Thursday May 26, 2016

Chase Partners:
Randy Baker, Brian Fischer, Steven Peak, Mark Rader, Nick Rader

Departure Location:
Salina, KS

Target Area:
Salina, KS

Final Location:
Woodward, OK

428 miles

I seem to have a propensity for taking shots of Crepuscular Rays

The day starts out hopeful as the play seems to be a stationary front that was forecast to lift north across northern Kansas today. As of the morning Salina looked like a good place to be given the road options, so we decided to wait and see what developed throughout the morning at our hotel. Late in the morning the area was upgraded to a moderate risk with a good portion of Kansas in the outlook. However there were storms firing off to the west along the dryline late in the morning and early in the afternoon which was concerning since the best shear was not forecast to arrive until later in the afternoon and into the evening. Since Salina no longer looked like the area of interest we head south towards McPherson then west towards Lyons to investigate a storm tracking north northeast in the unstable airmass. This storm does not look very impressive so we abandon it for the line of storms out to the west near Dodge City which are tornado warned and show signs of weak rotation.

We travel south from Lyons on Highway 14 towards Highway 50 then west towards St.  John.  After arriving in St. John we head south on Highway 281 to investigate one of the tornado warned storms to our west. This storm does not look very impressive with no discernible rotation on radar so we continue south towards Pratt then into Medicine Lodge where we run into the storm chasing living legend Dave Hoadley.  We meet up with Mark and his son Nick to re-evaluate our options and decide what area to target next. Since the dryline is an option across western Oklahoma and the panhandle given the lack of earlier convection across this area our intention is to head west towards Coldwater then south towards Woodward. However as we are tracking west on  Highway 160 a storm develops west of Ashland with a pendant signature, some weak rotation and a tornado warning.  Figuring a bird in the hand was the best option we continue west past Ashland to intercept this storm. The storm itself looks outflow dominated but there is some rotation with it and it develops a wall cloud for a brief period of time so we continue with this storm, chasing it east back towards Coldwater then north towards Greensburg.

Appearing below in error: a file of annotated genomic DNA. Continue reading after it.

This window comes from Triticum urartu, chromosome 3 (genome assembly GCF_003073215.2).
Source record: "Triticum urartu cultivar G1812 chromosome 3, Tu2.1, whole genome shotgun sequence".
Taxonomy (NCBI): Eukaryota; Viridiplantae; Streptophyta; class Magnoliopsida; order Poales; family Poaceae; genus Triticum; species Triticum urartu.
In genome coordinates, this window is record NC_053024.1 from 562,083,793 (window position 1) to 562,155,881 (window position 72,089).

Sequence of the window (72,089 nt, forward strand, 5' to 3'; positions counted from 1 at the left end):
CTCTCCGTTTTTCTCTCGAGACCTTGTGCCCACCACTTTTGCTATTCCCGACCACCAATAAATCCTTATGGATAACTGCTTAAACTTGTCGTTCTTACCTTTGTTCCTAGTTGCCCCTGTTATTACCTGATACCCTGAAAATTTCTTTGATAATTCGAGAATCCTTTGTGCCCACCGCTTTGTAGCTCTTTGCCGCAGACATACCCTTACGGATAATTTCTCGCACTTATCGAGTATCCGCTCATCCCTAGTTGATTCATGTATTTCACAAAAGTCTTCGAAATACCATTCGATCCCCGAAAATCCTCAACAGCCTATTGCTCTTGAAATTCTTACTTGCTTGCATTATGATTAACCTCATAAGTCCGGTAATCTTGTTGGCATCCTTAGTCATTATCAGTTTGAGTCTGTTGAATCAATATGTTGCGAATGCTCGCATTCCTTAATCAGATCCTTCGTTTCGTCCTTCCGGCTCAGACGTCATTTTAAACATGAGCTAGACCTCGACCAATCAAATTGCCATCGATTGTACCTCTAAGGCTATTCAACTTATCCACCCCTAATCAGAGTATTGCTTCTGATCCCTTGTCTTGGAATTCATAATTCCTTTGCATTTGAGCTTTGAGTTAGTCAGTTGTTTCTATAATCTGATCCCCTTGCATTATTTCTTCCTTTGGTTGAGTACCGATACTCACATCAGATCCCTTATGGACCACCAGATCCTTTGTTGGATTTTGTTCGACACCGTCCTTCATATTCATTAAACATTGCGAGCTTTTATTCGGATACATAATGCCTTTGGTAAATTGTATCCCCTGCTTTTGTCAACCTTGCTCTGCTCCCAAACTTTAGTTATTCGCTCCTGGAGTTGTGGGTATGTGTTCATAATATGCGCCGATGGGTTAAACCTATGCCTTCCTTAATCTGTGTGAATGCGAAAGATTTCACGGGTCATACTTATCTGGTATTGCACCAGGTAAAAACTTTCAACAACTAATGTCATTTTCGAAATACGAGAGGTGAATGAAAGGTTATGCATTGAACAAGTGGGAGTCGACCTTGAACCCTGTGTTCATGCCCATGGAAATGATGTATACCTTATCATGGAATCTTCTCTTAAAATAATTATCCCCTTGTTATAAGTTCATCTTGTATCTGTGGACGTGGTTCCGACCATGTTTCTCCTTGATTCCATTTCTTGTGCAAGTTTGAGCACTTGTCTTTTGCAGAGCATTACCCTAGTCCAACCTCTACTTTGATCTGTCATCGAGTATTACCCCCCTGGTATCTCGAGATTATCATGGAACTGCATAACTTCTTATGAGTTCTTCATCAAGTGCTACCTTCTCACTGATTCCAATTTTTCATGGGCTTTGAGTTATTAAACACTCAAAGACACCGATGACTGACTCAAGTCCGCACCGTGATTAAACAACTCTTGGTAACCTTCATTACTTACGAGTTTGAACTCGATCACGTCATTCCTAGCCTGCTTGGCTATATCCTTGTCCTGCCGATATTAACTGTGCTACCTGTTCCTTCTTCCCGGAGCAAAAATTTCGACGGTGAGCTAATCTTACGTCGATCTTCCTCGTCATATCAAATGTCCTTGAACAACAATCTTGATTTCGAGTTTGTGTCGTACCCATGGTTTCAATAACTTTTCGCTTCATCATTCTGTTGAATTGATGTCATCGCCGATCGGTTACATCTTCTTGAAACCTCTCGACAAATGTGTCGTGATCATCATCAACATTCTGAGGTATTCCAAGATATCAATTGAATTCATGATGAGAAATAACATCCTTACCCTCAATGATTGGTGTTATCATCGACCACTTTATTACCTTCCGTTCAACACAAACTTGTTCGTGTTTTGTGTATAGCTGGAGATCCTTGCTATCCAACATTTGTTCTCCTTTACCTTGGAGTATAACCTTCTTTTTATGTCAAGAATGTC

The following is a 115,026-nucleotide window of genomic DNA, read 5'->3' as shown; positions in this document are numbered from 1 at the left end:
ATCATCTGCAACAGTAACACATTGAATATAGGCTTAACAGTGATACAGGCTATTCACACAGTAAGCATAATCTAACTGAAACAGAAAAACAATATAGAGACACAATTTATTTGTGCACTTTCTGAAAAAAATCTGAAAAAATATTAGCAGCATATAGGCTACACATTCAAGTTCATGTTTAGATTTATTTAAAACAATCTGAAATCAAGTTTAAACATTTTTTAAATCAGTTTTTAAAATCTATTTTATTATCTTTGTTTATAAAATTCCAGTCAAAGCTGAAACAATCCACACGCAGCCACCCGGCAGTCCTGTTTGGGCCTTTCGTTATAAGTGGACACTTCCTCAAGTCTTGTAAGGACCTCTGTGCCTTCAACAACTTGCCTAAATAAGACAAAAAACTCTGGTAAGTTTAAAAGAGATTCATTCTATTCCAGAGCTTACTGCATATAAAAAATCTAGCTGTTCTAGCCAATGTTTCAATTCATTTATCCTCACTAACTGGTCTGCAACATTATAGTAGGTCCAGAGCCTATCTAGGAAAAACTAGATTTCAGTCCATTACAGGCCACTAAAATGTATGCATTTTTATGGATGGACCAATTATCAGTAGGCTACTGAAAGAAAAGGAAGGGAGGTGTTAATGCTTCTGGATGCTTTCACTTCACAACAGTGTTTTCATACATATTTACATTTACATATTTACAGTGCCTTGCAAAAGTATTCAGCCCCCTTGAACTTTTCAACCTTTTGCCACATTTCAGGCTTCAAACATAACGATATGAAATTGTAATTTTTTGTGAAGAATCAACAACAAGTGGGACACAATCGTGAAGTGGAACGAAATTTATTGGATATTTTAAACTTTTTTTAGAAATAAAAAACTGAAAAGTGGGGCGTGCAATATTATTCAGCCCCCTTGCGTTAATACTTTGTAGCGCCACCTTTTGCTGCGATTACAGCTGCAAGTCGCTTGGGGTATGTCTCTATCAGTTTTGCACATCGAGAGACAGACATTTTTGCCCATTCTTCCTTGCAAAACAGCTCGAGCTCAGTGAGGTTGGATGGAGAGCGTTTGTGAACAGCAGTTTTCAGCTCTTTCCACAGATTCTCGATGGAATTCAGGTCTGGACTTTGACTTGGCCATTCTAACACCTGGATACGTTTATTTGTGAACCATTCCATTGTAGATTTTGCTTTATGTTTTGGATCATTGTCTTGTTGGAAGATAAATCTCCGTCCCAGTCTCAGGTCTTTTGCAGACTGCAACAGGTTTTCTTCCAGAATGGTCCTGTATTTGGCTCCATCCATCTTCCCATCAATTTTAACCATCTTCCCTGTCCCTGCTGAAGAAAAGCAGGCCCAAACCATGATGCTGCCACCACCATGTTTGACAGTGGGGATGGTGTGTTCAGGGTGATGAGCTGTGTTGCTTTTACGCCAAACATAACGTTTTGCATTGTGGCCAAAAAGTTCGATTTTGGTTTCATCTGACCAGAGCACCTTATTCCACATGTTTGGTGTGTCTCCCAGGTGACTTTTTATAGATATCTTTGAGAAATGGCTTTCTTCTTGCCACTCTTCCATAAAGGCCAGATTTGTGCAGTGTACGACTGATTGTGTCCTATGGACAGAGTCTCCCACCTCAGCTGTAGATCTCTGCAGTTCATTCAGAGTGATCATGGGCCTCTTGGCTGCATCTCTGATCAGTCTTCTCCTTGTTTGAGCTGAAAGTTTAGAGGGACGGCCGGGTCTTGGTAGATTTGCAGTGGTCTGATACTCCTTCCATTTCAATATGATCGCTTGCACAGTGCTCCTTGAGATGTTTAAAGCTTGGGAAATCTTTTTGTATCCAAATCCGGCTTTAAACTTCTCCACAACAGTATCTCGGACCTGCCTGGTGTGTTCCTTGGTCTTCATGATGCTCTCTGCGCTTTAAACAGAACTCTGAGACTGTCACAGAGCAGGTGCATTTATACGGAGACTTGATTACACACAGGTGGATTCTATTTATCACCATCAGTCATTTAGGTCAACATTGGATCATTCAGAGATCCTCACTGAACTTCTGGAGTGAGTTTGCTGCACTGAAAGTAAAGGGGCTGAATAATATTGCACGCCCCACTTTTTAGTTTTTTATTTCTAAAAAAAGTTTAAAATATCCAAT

Between Coldwater and Greensburg the storm becomes very outflow dominant with the loss of any rotation, the pendant on the south side of the storm and the tornado warning.  With sunset quickly approaching and no other storms to chase before the sun sets we head back south towards Woodward.  With a massive storm just to our south we have to jog back west to head south on 183 instead of  directly south from Coldwater to avoid large hail given our adventure earlier in the week.  As we head back we witness incredible mammatus clouds and a rainbow west of Protection, Kansas.  Despite not witnessing any tornadoes today there were incredible pictures of storm structure as the sun set so the day was not a total loss.

The storm near St. John, KS. Not much to see here
The storm west of Ashland is certainly looking interesting
The storm is becoming better organized as we approach it
A lowering visible just to our north
As we try to get ahead of the storm we see the wall cloud in the distance
An incidental lightning shot as we head north to get ahead of the storm
The storm becomes outflow dominant and we abandon it
Crepuscular Rays never get old
As the sun sets the clouds look like something not of this world
On the other side a double rainbow
A spectacular display of mammatus clouds
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